Partial nephrectomy (PN) is the gold standard for treatment of small renal masses (1). The spread of this technique is due to equivalent oncological outcomes compared to radical nephrectomy (RN), better kidney function preservation and impact on cardiovascular outcomes (2). However, the hypothesis that the amount of renal function could influence oncological outcomes is still poorly inquired.
In this interesting article, Antonelli et al. (3) evaluated the correlation between glomerular filtration rate (eGFR) and cancer incidence of mortality. The study involved five academic tertiary institutions that sampled retrospectively oncological and functional data of 3,457 patients with cT1a/T1b/T2, N0M0 renal cell carcinoma (RCC) who underwent surgery with different surgical approach. The authors are to be congratulated for their effort to carrying out such analysis. The main finding was the significant correlation of eGFR and the presence of chronic kidney disease (CKD) Stage 3 with cancer specific mortality (CSM).
This interest data confirms the hypothesis of previous nephrological longitudinal population studies which found linear inverse relationship between eGFR and CSM (4-6). Notable data is the identification of a threshold eGFR value (65 mL/min) beyond which CSM seems not to be influenced by kidney function. The strength of this analysis is the possibility to assess and adjust for treatment, pathological features and causes of mortality. However, the retrospective nature makes unable to control for selection bias and unmeasurable confounders.
Previous literature strongly remarked how PN preserves renal function in an elective and imperative setting (7). Nevertheless, local recurrence-free and cancer specific survival rates were slightly inferior in an imperative setting. Paradoxically, the results of this paper are in contrast with those of previous literature.
One of the indications to imperative nephron sparing surgery (NSS) is impaired kidney function. Zabor et al. demonstrated that CKD patients tend to recover renal function after RN, more likely among patients with lower preoperative eGFR (8). Otherwise, Antonelli et al. found that every nephron unit spared influence CSM (3). This means that patients with the risk of decrease of eGFR under threshold level after RN should be considered for PN. These results could be cue for further discussion about appropriate criteria of renal impairment for imperative NSS and could make this surgery indication reconsidered.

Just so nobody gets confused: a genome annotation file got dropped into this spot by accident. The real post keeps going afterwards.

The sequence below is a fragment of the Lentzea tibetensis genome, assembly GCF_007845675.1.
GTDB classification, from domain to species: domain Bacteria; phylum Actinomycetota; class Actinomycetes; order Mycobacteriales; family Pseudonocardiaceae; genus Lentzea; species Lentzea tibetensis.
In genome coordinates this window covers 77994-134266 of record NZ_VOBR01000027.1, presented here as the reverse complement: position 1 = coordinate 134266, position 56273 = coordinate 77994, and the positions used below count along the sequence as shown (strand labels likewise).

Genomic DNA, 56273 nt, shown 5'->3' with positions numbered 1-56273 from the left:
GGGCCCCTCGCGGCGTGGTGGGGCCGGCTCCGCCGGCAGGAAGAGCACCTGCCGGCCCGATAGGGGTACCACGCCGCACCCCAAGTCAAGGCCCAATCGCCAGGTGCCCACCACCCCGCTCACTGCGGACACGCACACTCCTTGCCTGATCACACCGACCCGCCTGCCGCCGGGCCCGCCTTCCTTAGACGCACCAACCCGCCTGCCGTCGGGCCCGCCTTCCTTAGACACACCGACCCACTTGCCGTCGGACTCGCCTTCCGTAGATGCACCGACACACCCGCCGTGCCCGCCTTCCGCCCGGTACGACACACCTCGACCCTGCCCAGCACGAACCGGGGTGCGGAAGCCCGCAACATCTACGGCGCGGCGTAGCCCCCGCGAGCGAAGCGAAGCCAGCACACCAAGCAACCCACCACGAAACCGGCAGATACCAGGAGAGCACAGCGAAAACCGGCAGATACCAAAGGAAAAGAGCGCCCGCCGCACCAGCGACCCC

Although these study findings are relevant, there are few caveats that should be pointed.
Many would argue that is difficult to explain and hypothesize how eGFR could influence prognosis after NSS for kidney cancer. Confounding bias as the evolution of surgical technique and tumor features could influence CSM.
In summary, evidence supporting NSS are well recognized and this article add a further hint to consider it as preferred surgical approach even for larger renal masses. The doubt about correlation between eGFR and CSM after PN still remains but it opens a window on an unexplored field that requires ulterior insights.
Conflicts of Interest: A Veccia is an Italian Society of Urology-American Urological Association research fellow. R Autorino has no conflicts of interest to declare.
- Ljungberg B, Bensalah K, Canfield S, et al. EAU guidelines on renal cell carcinoma: 2014 update. Eur Urol 2015;67:913-24. [Crossref] [PubMed]
- Wang Z, Wang G, Xia Q, et al. Partial nephrectomy vs. radical nephrectomy for renal tumors: A meta-analysis of renal function and cardiovascular outcomes. Urol Oncol 2016;34:533.e11-9. [Crossref] [PubMed]
- Antonelli A, Minervini A, Sandri M, et al. Below Safety Limits, Every Unit of Glomerular Filtration Rate Counts: Assessing the Relationship Between Renal Function and Cancer-specific Mortality in Renal Cell Carcinoma. Eur Urol 2018;74:661-7. [Crossref] [PubMed]
- Christensson A, Savage C, Sjoberg DD, et al. Association of cancer with moderately impaired renal function at baseline in a large, representative, population-based cohort followed for up to 30 years. Int J Cancer 2013;133:1452-8. [Crossref] [PubMed]
- Lowrance WT, Ordoñez J, Udaltsova N, et al. CKD and the risk of incident cancer. J Am Soc Nephrol 2014;25:2327-34. [Crossref] [PubMed]
- Weng PH, Hung KY, Huang HL, et al. Cancer-specific mortality in chronic kidney disease: longitudinal follow-up of a large cohort. Clin J Am Soc Nephrol 2011;6:1121-8. [Crossref] [PubMed]
- Adkins KL, Chang SS, Cookson MS, et al. Partial nephrectomy safely preserves renal function in patients with a solitary kidney. J Urol 2003;169:79-81. [Crossref] [PubMed]
- Zabor EC, Furberg H, Lee B, et al. Long-Term Renal Function Recovery following Radical Nephrectomy for Kidney Cancer: Results from a Multicenter Confirmatory Study. J Urol 2018;199:921-6. [Crossref] [PubMed]